Using Data in Risk Selection: An Outsiders Guide

December 2017

The automotive insurance industry is constantly changing; we are seeing innovation, such as telematics and partial autonomy, steadily develop the way risk selection works. But for now, before we reach the point where drivers are constantly tracked or barely involved in controlling the car at all, risk assessments in car insurance are made in broadly the same way by looking at a distinct array of categories. Depending on a number of factors, the safety of a driver is judged and translated into the cost of their insurance premiums.

Take a look at the main ways insurers operate their risk selection using data:
1. Driving for ages
Younger drivers, who have been proven to be more accident-prone than those with more experience, are typically charged higher premiums. However, there are occasional loopholes. If a youngster believes they are a low-risk driver in spite of their age, several insurers give drivers the opportunity to demonstrate their safe driving with a telematics device or driving App.

Did you know?
Insurers in the U.S. have found a positive correlation between good school grades and safe driving; as a consequence, discounts on premiums may be offered to those who can prove they study hard.

Similarly, older drivers tend to generate higher premiums so it’s in the middle age that premiums tend to be most competitive.

Did you know?
In the UK, on average the optimum age for the best-priced motor insurance premiums is 59 years old.  
2. Addressing your premium
Postcodes always have a huge effect on insurance premium prices. Unfortunately for city dwellers, the cost is usually more in comparison to those living in the countryside, due to higher crime rates, in particular car theft and vandalism. In fact, in a city a car two streets away from another may have a significantly different price because it’s near a particularly dangerous stretch of road where more accidents have occurred.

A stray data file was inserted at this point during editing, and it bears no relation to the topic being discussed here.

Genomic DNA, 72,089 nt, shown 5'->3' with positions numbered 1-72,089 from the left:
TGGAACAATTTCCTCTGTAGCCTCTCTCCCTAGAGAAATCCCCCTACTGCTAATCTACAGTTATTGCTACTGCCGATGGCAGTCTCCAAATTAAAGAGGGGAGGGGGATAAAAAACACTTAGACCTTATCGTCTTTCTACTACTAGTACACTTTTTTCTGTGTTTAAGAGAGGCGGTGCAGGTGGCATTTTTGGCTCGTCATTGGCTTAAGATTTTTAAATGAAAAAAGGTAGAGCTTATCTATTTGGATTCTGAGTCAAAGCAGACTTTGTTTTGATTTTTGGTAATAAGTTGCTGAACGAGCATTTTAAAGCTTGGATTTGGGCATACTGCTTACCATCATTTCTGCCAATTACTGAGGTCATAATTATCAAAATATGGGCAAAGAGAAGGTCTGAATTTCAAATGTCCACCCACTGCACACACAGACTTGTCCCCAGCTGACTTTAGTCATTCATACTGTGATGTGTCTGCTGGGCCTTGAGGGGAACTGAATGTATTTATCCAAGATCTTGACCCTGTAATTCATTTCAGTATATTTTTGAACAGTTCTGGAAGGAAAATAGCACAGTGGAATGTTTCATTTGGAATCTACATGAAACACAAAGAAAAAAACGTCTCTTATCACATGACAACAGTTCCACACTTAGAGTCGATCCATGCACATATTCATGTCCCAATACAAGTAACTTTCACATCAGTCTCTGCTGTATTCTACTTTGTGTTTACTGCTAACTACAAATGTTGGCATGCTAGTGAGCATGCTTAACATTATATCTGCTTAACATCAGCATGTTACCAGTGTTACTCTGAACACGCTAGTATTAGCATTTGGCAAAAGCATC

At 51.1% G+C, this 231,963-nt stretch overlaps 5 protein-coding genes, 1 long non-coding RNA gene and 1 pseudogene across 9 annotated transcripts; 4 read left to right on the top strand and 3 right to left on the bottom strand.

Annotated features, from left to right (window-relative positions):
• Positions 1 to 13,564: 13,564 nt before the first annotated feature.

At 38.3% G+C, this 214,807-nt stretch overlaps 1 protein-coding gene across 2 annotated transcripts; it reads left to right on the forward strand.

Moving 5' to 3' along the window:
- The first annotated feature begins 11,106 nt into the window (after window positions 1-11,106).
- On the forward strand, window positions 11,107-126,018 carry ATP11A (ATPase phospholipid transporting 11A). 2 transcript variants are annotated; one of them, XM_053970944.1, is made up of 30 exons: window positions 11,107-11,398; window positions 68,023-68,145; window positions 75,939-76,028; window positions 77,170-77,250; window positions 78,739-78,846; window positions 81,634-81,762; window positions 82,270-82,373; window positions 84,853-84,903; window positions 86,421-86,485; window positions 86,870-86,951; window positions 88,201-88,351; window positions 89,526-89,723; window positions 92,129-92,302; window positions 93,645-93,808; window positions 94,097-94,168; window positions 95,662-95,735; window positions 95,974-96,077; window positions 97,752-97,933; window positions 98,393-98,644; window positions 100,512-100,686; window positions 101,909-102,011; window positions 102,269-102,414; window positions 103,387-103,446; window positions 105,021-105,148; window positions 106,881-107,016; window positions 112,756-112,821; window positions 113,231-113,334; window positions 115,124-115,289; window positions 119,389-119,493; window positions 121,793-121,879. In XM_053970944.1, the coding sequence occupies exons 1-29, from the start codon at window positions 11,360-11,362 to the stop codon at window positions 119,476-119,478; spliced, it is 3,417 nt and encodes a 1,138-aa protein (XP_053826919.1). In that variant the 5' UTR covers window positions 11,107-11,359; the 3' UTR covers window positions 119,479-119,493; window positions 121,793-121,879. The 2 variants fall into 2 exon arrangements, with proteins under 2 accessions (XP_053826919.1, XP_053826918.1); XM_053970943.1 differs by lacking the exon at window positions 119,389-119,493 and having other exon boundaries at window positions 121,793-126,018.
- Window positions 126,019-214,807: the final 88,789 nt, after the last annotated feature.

Did you know?
Liverpool, Manchester, Bradford and Birmingham, particularly city centres, tend to attract higher area ratings lists than most. Those living in quiet areas such as Cornwall and Inverness can expect some of the lowest motor insurance premiums available in the UK.  
3. Taking credit
To insurance companies, a credit rating provides some useful pointers for risk selection and pricing. As a fraud prevention tool, someone who isn’t known at a proposed policy address could be a red flag. For some, a good credit score suggests a driver is generally more responsible. Conversely, some studies have shown that motorists with lower credit scores tend to be poorer drivers. Because of this research, a credit rating could play a significant role in whether cover is offered and at what premium.  
4. Coupling up
Insurance companies tend to take a person’s marital status into account when analysing risk. There is a reason for this however. Married drivers are generally considered safer, more reliable, and studies have shown this may be because they are more likely to drive with loved ones in the car and therefore adopt a safer driving style.

Did you know?
A study in New Zealand proved that never-married drivers are twice as likely to file a claim for collision, making single drivers a high-risk group regardless of their safety measures.   
5. Change the record
Naturally, the history of a driver’s personal driving record will majorly impact insurance premiums. If a large archive of speeding tickets and accidents is uncovered, an insurer will see this as a much greater risk due to the potential losses. One of the most trusted indicators for future behaviour is a motorist’s past; if a driving record is poor, the customer will inevitably pay higher insurance premiums. However, if a good driving record can be maintained, especially for a prolonged period of time, a driver will be likely receive a lower premium.
6. Big data and the future
Aside from telematics and autonomous cars, there are many developments being introduced that are expected to dominate the future of data analysis and risk selection in insurance.

Did you know?
At Maiden Insurance Partnerships, we have developed a data enrichment module that can revolutionise insurance risk selection and pricing by cleverly using automotive information not publically available to the wider insurance market. Contact us to find out more.